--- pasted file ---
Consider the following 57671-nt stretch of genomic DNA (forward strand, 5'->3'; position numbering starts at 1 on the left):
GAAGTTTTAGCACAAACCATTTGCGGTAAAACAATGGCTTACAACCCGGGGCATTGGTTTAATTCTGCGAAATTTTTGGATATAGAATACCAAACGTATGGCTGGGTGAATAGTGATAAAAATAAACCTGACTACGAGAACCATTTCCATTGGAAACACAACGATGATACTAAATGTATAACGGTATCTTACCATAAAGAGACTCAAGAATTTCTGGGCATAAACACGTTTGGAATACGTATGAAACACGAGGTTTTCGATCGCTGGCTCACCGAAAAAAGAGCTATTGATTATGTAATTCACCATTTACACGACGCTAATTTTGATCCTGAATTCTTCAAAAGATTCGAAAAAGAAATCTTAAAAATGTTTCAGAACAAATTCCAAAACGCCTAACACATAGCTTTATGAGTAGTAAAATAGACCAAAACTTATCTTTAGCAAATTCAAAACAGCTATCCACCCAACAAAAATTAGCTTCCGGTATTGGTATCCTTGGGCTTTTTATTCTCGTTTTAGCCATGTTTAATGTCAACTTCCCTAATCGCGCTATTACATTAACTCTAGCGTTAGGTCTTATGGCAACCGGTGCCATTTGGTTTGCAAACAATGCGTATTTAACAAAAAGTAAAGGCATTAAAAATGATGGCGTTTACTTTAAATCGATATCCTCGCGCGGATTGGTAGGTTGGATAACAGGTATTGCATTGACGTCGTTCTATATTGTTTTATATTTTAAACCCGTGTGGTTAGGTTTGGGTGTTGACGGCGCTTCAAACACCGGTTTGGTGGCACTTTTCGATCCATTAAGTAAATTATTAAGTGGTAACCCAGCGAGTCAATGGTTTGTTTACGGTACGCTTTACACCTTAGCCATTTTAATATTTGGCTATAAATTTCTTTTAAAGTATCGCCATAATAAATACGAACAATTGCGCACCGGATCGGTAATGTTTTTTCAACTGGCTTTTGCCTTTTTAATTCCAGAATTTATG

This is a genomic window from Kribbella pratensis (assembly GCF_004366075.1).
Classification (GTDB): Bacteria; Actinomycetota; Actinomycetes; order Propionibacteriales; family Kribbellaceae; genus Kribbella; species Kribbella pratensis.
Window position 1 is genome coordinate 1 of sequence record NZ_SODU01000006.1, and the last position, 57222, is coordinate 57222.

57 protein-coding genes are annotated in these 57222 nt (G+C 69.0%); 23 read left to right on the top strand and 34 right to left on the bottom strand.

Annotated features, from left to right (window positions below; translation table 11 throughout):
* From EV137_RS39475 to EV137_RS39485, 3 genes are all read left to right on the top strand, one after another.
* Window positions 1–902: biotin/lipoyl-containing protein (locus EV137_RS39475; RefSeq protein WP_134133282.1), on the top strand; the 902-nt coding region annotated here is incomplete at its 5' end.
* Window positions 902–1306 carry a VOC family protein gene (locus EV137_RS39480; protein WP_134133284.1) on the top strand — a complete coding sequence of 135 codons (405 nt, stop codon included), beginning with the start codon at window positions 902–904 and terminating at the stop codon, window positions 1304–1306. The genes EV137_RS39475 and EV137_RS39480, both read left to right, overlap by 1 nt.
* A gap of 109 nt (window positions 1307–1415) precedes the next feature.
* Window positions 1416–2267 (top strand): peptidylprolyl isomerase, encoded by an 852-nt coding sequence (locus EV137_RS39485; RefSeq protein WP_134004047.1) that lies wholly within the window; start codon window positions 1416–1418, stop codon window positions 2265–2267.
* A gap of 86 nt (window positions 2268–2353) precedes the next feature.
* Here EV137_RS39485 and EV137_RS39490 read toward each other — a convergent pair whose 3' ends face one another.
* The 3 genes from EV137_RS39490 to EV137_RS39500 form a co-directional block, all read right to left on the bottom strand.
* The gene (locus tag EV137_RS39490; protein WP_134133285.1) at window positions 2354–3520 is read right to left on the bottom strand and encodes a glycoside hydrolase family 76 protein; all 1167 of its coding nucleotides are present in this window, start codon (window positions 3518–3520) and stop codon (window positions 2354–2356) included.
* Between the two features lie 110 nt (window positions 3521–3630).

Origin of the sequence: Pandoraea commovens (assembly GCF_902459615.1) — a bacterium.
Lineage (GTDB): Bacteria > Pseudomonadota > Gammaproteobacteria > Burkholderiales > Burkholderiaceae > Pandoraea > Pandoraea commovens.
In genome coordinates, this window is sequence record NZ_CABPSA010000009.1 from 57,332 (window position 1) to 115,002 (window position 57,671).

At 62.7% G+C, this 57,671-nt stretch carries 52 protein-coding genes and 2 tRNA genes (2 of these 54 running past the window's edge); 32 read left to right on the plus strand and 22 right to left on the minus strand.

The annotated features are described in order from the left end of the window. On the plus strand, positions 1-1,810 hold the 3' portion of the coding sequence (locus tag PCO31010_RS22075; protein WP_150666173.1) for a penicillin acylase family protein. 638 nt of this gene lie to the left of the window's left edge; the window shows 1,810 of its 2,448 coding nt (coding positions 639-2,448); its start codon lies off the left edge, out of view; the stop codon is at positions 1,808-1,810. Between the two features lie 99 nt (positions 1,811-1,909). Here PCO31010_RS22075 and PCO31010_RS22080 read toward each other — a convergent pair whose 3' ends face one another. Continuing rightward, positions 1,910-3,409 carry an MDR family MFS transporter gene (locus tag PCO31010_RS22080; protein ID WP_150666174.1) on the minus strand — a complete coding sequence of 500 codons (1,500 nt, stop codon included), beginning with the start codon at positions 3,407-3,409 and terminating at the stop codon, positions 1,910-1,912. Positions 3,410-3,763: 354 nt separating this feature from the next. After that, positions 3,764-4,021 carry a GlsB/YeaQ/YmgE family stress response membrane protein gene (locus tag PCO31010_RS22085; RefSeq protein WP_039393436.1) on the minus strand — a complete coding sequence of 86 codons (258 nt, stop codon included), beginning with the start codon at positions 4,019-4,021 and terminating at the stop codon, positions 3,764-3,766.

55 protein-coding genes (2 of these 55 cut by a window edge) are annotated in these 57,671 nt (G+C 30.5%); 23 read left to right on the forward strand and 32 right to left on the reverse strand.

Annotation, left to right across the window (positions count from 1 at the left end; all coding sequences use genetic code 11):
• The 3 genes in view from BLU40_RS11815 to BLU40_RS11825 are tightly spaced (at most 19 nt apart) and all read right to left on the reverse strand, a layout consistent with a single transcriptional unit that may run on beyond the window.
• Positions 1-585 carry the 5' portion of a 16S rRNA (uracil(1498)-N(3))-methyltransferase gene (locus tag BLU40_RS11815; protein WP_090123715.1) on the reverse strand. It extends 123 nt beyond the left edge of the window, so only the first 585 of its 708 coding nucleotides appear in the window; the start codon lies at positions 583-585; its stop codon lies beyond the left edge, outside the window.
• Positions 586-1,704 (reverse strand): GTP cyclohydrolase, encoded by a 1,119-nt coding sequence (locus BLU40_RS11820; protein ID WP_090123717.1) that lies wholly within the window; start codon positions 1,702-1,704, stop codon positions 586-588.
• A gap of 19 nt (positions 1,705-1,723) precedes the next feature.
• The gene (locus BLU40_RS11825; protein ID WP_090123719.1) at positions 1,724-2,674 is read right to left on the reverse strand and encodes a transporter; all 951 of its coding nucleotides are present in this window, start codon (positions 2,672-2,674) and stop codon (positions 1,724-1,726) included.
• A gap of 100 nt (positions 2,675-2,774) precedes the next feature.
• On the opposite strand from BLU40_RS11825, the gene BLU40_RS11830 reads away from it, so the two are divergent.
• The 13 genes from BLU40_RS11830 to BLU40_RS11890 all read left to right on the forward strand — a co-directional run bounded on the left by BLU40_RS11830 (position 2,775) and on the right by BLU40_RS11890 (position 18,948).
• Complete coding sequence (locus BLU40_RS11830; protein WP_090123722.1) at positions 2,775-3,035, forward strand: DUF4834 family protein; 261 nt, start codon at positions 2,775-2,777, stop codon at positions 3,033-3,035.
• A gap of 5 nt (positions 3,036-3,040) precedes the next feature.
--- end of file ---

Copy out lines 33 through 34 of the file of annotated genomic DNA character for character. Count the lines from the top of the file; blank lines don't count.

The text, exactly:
• Complete coding sequence (locus BLU40_RS11830; protein WP_090123722.1) at positions 2,775-3,035, forward strand: DUF4834 family protein; 261 nt, start codon at positions 2,775-2,777, stop codon at positions 3,033-3,035.
• A gap of 5 nt (positions 3,036-3,040) precedes the next feature.